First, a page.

California plans $2-billion bond sale amid rising yields
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California will sell $2 billion in bonds next week, and the state probably will have to pay significantly more to borrow than it did three weeks ago.
That may lure more yield-hungry individual investors to the securities.
Treasurer Bill Lockyer plans to offer $1.8 billion in tax-free bonds and $200 million in taxable issues to raise cash for voter-approved infrastructure projects. The general obligation bonds typically are sold in maturities ranging from one year to 30 years.
The state borrowed $2.4 billion via bonds on Sept. 20, its first sale of 2011. That turned out to be near the recent low point for muni bond yields, which had been falling for much of this year in tandem with the decline in yields on other types of bonds, including U.S. Treasury issues.
But the rush into Treasury bonds as a haven has ebbed since mid-September, as worries about Europe’s debt crisis have eased somewhat and as U.S. economic data have pointed to slow growth but not recession.
The result: Treasury bond yields have rebounded, pulling other interest rates up as well.
California sold five-year bonds at a tax-free yield of 1.61% in the Sept. 20 sale. Now the market yield on five-year California debt is about 2.08%, said Joe Lee, a muni trader at De La Rosa & Co. in Los Angeles. Ten-year California bonds are yielding around 3.5%, up from 3.17% at the Sept. 20 sale.
Chris Ihlefeld, who manages the Thornburg California Limited-Term Municipal bond fund in Santa Fe, N.M., said yields may have to rise further to get the deal done next week. The muni market “is very sensitive to an uptick in issuance,” he noted. The state still will be paying much less than it shelled out to borrow late in 2010, when muni bond yields were soaring on fears of widespread defaults by cash-strapped state and local governments in 2011. That default wave never came. (Remember Meredith Whitney?)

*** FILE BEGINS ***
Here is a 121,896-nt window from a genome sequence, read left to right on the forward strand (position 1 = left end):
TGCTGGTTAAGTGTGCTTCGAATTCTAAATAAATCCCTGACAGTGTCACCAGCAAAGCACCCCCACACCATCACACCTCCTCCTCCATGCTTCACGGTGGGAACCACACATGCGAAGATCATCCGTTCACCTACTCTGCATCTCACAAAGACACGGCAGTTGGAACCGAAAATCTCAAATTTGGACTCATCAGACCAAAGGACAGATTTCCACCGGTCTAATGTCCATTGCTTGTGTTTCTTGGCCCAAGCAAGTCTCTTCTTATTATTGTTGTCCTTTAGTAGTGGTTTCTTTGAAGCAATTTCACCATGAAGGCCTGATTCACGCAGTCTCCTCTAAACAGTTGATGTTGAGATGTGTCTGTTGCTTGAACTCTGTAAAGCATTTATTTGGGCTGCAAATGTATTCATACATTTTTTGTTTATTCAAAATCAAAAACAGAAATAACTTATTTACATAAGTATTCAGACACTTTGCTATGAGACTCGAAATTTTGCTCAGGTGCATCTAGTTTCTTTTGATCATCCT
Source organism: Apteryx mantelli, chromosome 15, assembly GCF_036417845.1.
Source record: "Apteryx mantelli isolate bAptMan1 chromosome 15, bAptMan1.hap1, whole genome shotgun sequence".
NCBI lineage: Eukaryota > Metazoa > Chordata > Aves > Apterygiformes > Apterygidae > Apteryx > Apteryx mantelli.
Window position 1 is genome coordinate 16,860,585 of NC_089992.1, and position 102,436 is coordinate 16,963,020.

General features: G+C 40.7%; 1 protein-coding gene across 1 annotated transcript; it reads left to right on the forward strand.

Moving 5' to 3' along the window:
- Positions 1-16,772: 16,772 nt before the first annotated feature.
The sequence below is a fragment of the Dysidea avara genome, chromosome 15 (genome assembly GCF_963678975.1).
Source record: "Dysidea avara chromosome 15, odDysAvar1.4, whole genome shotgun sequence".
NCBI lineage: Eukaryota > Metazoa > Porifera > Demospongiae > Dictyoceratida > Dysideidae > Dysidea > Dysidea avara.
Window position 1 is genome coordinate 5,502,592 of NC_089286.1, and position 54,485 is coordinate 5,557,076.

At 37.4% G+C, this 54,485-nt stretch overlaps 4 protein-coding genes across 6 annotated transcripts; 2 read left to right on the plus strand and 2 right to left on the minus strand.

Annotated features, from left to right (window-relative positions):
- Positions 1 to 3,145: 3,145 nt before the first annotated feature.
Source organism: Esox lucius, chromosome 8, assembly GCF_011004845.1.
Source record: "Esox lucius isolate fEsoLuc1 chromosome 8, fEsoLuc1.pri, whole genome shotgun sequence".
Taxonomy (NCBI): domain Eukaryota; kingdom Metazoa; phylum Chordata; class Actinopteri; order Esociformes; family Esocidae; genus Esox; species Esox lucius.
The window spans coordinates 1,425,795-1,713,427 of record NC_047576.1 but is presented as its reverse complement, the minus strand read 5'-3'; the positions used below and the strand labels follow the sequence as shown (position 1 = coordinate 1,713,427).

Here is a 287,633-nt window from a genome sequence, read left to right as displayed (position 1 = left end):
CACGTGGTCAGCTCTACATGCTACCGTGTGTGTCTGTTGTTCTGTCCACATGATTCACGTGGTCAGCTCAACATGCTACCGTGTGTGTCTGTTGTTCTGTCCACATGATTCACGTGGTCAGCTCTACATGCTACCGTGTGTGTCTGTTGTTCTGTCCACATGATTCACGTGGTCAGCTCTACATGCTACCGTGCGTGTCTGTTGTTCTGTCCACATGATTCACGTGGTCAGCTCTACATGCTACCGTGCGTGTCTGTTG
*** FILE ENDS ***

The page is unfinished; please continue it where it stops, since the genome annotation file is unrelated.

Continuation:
California paid a yield of 2.66% on five-year bonds in November 2010 and 4.23% on 10-year bonds.
Even at today’s lower yields, California bonds are attractive relative to other kinds of debt because the interest paid is exempt from state and federal taxes for California residents. The higher your tax bracket, the more appealing muni yields are -- assuming you don’t expect a dramatic surge soon in interest rates in general, or that President Obama will succeed with his proposal to limit the tax break on muni bonds for high-income investors.
For the California sale, the state will give preliminary yield estimates on Monday, and individual investors will be allowed to place orders with brokers that day and on Tuesday (the state doesn’t sell its bonds direct to investors). Institutional investors will place orders on Wednesday, which is when the yields on the bonds will be set.
Individual investors who don’t like the final yields have the option of canceling their orders.
The bonds are sold in minimum blocks of $5,000. For more information on the sale, go to Lockyer’s website, buycaliforniabonds.com.
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-- Tom Petruno
Follow me on Twitter: Twitter.com/tpetruno